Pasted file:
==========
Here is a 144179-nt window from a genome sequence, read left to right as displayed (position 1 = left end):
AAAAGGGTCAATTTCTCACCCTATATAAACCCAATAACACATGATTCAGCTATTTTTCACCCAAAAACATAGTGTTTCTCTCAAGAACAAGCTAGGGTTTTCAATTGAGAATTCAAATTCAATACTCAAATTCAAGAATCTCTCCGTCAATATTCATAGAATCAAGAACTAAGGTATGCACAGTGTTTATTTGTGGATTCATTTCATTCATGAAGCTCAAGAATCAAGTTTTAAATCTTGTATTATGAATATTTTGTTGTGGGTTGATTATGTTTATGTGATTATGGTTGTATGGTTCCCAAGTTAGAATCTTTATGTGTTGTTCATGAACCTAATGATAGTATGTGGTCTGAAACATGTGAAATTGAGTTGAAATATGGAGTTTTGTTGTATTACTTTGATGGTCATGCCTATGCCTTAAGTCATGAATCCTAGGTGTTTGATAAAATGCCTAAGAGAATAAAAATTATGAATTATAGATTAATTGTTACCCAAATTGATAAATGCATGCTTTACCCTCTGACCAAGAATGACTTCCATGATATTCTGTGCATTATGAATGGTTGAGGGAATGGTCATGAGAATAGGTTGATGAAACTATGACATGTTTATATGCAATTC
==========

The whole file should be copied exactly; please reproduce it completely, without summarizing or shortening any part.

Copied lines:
Here is a 144179-nt window from a genome sequence, read left to right as displayed (position 1 = left end):
AAAAGGGTCAATTTCTCACCCTATATAAACCCAATAACACATGATTCAGCTATTTTTCACCCAAAAACATAGTGTTTCTCTCAAGAACAAGCTAGGGTTTTCAATTGAGAATTCAAATTCAATACTCAAATTCAAGAATCTCTCCGTCAATATTCATAGAATCAAGAACTAAGGTATGCACAGTGTTTATTTGTGGATTCATTTCATTCATGAAGCTCAAGAATCAAGTTTTAAATCTTGTATTATGAATATTTTGTTGTGGGTTGATTATGTTTATGTGATTATGGTTGTATGGTTCCCAAGTTAGAATCTTTATGTGTTGTTCATGAACCTAATGATAGTATGTGGTCTGAAACATGTGAAATTGAGTTGAAATATGGAGTTTTGTTGTATTACTTTGATGGTCATGCCTATGCCTTAAGTCATGAATCCTAGGTGTTTGATAAAATGCCTAAGAGAATAAAAATTATGAATTATAGATTAATTGTTACCCAAATTGATAAATGCATGCTTTACCCTCTGACCAAGAATGACTTCCATGATATTCTGTGCATTATGAATGGTTGAGGGAATGGTCATGAGAATAGGTTGATGAAACTATGACATGTTTATATGCAATTC